ICE use reached heightened awareness after the hit television show Breaking Bad, a Rockhampton psychologist says.
Stephen Braun, of Wahroonga psychology services, said whilst the ice form of meth/amphetamine was a problem across the nation, he hadn't observed anything of "epidemic" proportions in Rockhampton.
"The perception of it and what I actually see, it's not as big an issue as people think. It's an issue, but I see a lot more of anxiety, depression, relationship problems and eating disorders," he said. "It was always there. It has been around a long time."
The perceived risk of increased meth use has prompted the introduction of a government taskforce specifically targeted at tackling the issue.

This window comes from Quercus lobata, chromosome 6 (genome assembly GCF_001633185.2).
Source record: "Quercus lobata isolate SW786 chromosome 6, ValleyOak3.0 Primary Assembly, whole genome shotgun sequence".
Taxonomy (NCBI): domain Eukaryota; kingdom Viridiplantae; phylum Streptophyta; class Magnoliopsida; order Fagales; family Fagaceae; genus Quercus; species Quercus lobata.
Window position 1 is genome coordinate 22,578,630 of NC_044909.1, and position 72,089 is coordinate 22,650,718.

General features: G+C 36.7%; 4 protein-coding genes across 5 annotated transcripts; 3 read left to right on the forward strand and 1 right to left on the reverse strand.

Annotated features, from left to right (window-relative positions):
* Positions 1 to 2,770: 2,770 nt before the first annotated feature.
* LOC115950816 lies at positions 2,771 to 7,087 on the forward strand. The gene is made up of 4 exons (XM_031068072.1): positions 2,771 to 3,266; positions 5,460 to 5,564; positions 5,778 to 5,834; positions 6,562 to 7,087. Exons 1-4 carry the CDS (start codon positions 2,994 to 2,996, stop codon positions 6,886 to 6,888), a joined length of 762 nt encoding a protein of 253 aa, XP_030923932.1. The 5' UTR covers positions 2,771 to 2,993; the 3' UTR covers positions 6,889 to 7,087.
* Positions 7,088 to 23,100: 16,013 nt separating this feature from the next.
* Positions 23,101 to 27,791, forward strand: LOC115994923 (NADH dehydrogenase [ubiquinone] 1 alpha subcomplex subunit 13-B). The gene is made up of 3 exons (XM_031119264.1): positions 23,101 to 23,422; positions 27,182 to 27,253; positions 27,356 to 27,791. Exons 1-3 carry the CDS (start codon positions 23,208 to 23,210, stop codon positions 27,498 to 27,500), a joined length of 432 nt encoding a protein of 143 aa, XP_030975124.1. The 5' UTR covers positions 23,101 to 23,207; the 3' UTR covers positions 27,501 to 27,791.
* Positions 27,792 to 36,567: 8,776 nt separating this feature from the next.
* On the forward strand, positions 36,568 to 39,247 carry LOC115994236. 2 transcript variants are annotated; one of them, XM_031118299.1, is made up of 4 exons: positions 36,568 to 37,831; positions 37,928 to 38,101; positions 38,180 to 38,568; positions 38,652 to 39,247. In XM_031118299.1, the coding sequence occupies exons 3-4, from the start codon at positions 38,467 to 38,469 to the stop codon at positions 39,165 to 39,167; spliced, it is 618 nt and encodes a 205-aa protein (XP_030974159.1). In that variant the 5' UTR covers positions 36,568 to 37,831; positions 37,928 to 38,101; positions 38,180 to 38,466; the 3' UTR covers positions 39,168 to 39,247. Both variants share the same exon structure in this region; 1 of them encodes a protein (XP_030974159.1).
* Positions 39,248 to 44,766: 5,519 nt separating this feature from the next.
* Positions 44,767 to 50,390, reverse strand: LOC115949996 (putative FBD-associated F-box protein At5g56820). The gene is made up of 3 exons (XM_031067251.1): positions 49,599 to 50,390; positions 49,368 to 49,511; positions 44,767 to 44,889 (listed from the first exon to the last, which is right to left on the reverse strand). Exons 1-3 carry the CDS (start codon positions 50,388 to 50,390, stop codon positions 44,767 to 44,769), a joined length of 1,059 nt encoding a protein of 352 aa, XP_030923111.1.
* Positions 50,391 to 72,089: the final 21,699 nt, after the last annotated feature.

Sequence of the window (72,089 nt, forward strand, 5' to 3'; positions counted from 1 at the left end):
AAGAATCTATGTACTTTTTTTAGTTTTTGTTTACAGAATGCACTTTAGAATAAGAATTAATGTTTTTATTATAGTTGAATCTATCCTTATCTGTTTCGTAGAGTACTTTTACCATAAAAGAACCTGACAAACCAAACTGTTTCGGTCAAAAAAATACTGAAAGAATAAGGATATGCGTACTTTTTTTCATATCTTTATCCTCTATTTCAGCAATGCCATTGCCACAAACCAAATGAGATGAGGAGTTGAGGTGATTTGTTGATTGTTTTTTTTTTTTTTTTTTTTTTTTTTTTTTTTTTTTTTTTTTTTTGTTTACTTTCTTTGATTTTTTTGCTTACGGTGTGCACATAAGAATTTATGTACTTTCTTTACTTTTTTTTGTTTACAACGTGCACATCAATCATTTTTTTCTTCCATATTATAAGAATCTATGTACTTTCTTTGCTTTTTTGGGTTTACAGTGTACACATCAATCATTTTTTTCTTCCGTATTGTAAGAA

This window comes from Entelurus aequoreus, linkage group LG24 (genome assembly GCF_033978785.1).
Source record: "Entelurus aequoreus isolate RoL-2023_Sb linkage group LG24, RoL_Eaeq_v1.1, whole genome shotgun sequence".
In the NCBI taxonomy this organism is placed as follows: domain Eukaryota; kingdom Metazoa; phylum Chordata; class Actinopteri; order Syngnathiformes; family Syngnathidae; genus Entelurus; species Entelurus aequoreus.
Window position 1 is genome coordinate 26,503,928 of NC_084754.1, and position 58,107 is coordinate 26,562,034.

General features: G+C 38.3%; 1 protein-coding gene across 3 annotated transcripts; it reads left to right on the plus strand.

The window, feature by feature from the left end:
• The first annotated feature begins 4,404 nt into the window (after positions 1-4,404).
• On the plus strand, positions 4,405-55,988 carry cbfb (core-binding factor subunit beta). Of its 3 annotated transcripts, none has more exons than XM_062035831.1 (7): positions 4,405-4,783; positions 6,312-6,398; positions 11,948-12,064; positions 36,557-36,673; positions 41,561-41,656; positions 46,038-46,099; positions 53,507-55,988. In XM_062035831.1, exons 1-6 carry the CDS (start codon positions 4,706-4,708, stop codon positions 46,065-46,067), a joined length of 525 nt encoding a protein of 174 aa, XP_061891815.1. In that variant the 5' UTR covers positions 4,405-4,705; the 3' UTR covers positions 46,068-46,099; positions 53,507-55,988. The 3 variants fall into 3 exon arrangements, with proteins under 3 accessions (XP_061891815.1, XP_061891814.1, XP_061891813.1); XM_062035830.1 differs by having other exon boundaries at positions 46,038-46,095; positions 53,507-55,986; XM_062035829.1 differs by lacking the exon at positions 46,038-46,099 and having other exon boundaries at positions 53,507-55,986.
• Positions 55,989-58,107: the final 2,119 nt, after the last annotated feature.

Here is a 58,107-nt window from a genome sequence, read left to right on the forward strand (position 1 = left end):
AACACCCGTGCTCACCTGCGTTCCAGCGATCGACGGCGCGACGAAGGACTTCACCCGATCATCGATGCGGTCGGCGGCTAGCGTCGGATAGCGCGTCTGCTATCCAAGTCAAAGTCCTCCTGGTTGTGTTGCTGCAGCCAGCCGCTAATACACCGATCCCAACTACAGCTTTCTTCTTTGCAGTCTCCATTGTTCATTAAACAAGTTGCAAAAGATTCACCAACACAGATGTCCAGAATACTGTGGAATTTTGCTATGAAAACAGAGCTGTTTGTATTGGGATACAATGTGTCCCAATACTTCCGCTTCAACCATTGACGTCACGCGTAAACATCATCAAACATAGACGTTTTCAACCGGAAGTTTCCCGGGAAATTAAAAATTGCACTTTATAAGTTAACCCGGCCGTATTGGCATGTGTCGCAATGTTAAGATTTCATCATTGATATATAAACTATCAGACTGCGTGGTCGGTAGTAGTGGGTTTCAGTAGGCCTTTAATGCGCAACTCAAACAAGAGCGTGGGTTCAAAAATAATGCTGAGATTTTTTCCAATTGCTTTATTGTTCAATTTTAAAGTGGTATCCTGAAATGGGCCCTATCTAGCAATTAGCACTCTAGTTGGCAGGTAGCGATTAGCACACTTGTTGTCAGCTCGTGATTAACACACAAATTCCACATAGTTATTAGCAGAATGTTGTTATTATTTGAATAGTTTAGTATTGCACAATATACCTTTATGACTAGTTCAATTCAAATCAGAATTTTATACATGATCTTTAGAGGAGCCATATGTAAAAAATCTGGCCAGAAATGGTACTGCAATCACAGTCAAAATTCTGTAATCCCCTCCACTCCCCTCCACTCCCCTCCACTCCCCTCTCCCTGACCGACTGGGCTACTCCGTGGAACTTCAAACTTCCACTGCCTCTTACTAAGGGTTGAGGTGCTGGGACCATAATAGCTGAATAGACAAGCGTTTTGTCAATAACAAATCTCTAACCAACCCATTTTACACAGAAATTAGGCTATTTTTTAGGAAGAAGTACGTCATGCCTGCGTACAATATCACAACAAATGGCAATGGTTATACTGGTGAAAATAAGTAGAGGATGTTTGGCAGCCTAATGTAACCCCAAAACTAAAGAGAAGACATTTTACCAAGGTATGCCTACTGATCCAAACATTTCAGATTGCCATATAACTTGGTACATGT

Mr Braun said whilst it was not common, he had seen kids as young as 15 experimenting with the drug.
"Your 12 and 13-year-olds are not doing ice. I first start to see it around 15, and that would be the high experimenters.
"Once they leave school there's a lot more of it. Once people aren't being monitored by their parents… then it spikes, but that's just drugs and alcohol in general," he said.
"Kids who have emotional problems to begin with, they have difficulty regulating their emotions and drugs are always going to be the way to do that because you aren't going to feel that good in real life. It's an escape."
Queensland Police's crime trend data suggests that whilst users have switched from powdered forms of the drug to crystal, and are using more frequently, numbers of new users aren't necessarily rising.
In 2013, 7% of people aged over 14 reported having used meth/amphetamines, a drop from the 9.1% in 2004.
Ecstasy increased from just 7.5% in 2004 to 10.9% in 2013.
Charges relating to drug possession in Capricornia have risen from 859 in 2010 to 1568 in 2014.
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